What If you were asked, what’s the tallest mountain in the world? You’ll certainly answer, Mountain Everest. It’s definitely tall indeed, standing at a height of 8,848 meters (29,029 feet) — that’s nearly 11 Burj Khalifas. But that’s not the real case. Mountain Everest could be stripped of it’s golden medal of being the world’s tallest mountain. It will solely depend on how you measure a mountain’s height. Grab your hiking gear, we’re going on a hike at Mountain Everest.
Related media: Why is Mount Everest so tall?
Let’s Measure A Mountain
Just kidding folks, we aren’t going hiking, but if you’d ever be going on a hike on Mountain Everest someday, then, geologically, you’ll not be climbing the tallest mountain in the world. According to geological survey, a mountain is measured from the sea level upwards to it’s peak, but if a mountain is measured from it’s base upwards to it’s peak, then, there would be some difference between the heights of mountains looking at the topography of our planet.
Geologically, convention has it that, a mountain’s ‘height’ is determined by how tall it rises above the sea level. This gets things complicated. First and foremost, sea levels around the world vary — by up to 100 meters — due to sea currents caused by tidal effects. Its quite higher on the western coast than on the eastern coast. Geologists usually deal with the discrepancies of the variations in sea levels by gauging where a mountain would stand on sea level instead of land. Then, they measure the mountain’s height from that gauged level to the peak of the mountain.
This gives the mountain a little bit of a “down-kick upwards.” There are arguments against Everest gaining this advantage of being the tallest mountain in the world. Everest stands on the Himalayas plateau that’s roughly 5,029 meters (16,500 feet) high above sea level. That’s really a big down-kick boost. Its like a person gaining height while wearing high heels. Upon measuring Everest from the plateau — it’s actual base — to the peak, then, Everest would be stripped of it’s “golden medal” of being the world’s tallest mountain.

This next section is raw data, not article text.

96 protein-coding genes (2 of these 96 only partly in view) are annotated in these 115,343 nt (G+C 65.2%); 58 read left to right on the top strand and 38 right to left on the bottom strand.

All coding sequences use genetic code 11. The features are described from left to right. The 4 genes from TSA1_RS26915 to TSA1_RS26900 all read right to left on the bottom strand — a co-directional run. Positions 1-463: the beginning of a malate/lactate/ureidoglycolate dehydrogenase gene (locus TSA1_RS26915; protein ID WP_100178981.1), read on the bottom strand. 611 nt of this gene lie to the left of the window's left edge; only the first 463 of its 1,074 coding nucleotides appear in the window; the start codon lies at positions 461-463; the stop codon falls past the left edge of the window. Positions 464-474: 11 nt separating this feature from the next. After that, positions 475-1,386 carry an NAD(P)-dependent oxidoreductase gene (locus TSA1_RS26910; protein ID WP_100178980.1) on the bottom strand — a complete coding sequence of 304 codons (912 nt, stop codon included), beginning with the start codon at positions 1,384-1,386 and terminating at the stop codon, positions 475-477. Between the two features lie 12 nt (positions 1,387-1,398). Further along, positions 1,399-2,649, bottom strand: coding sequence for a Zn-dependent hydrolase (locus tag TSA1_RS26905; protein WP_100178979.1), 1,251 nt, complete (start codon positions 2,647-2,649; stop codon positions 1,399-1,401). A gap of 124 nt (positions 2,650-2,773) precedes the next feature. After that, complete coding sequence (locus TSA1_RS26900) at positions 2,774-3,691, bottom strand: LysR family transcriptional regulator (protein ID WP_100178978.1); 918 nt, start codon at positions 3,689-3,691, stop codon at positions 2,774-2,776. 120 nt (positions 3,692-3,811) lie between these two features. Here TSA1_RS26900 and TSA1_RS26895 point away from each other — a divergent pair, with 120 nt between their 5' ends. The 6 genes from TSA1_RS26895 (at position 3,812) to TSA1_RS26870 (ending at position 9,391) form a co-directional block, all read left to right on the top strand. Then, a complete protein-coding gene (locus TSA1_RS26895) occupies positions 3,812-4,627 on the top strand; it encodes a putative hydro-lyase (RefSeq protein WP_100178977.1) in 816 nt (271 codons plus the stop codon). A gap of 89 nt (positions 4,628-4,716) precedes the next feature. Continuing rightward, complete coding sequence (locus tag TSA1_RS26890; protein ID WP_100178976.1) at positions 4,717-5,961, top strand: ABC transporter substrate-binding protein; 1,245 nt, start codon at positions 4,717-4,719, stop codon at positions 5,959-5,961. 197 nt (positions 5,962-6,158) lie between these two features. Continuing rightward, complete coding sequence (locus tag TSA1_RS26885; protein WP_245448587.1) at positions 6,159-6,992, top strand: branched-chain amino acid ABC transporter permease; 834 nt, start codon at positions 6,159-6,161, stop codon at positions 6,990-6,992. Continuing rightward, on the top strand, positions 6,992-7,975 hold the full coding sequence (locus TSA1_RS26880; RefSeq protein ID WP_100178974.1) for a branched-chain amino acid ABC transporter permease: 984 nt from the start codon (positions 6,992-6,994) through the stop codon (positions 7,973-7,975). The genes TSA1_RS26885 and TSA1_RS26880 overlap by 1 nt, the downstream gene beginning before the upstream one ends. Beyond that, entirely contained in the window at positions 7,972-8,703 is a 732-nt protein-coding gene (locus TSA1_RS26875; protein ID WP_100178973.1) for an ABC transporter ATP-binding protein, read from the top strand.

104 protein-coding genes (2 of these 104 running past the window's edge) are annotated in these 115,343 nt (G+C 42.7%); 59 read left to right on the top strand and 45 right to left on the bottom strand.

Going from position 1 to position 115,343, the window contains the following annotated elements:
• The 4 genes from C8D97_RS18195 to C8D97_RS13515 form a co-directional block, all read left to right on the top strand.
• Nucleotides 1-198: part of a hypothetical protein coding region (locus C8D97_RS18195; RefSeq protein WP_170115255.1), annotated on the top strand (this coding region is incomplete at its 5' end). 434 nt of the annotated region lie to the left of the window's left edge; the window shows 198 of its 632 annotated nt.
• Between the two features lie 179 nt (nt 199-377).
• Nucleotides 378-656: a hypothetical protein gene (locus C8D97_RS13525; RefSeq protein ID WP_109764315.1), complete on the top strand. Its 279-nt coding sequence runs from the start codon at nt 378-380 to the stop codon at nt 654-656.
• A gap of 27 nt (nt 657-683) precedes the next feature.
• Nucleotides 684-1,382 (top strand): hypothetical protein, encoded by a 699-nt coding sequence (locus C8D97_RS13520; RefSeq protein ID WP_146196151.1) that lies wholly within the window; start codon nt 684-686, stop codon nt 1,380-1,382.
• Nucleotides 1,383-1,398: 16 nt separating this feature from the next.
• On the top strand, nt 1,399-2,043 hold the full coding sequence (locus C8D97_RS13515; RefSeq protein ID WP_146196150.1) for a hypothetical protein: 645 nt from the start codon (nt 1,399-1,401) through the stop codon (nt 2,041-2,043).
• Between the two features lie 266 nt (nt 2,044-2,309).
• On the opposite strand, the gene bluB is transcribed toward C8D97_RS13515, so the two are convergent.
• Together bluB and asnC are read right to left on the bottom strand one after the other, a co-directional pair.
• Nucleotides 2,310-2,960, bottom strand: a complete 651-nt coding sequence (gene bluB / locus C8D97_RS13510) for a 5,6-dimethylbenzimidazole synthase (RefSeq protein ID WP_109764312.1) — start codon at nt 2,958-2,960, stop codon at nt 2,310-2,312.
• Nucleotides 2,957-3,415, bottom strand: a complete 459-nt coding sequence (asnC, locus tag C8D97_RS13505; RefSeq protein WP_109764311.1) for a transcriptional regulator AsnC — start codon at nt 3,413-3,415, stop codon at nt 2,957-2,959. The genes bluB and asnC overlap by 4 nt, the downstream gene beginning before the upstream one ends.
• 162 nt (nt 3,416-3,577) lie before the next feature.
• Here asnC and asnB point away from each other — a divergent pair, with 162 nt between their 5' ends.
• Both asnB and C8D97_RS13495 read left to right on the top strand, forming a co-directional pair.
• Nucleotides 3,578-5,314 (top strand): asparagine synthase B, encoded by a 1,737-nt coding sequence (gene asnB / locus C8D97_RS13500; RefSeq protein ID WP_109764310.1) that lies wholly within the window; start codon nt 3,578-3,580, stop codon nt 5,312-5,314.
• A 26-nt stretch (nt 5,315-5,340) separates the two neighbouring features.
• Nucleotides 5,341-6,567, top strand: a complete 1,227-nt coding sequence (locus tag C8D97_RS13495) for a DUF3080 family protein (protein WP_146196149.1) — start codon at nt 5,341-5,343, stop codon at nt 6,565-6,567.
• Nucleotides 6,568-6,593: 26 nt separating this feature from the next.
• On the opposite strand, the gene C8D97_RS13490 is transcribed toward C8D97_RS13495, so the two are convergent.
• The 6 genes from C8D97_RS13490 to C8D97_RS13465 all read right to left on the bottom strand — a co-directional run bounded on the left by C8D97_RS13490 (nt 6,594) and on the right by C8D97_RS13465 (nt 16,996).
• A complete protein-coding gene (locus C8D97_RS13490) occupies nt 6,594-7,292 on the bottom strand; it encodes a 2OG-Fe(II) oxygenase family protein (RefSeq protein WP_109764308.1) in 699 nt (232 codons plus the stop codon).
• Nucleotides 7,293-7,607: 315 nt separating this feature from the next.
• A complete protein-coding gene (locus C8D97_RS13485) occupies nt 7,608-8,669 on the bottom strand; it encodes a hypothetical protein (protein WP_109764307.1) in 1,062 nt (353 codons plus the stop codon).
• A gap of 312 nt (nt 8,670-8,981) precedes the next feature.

(That sounds familiar with Lance Armstrong, who was stripped of all his yellow jerseys after failing a doping test).
I’m Taller Than You Are
Now, if that be the case, then, Everest would be dwarfed by Alaskan own Mountain Denali (formally called Mountain McKinley) which stands at a height of roughly 6,200 meters (20,300 feet) tall; and its not just only Denali. The convention for measuring mountains from the sea level upwards to it’s peak also gives any mountain partially submerged underwater a disadvantage, too.
For instance, Hawaii’s mountain and volcanic beast, Mauna Kea, if measured from it’s base submerged under the ocean to it’s peak, stands at a height of roughly 10,150 meters (33,300 feet) tall. That’s almost a couple of kilometers (a mile) taller than Everest. Hmm! It seems Everest is going to lose it’s gold medal, after all. Things are not going well for the Everest fans out there. Sorry guys!
This measuring strategy that we just employed also puts Mountain Chimborazo of Ecuador at an advantage, too. It rises just over 6,250 meters (20,500 feet) above sea level. Either way, this mountain has a superlative of it’s own: Of all the mountains in the world, it’s the one whose peak is the farthest from the center of the Earth.
I’m Still The World’s Tallest
You might be arguing that, Mountain Chimborazo also got a down-kick boost of it’s own. Obviously, we know for sure that the Earth is an oblate spheroid— it’s slightly flattened at the poles than at the equator. You thought of this, right? Mountain Chimborazo is quite close to the equator, and no wonder it has a massive geological advantage to it’s height. So as with Mountain Everest.
Thinking about this, then we can safely conclude that there is no fair means of measuring mountains on a planet that presents geological discrepancies in respect to it’s topography. The Everest fans out there can still cheer up. As at the moment, Mountain Everest is still the world’s tallest mountain.
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Written by: Nana Kwadwo, Sat, Dec 29, 2018.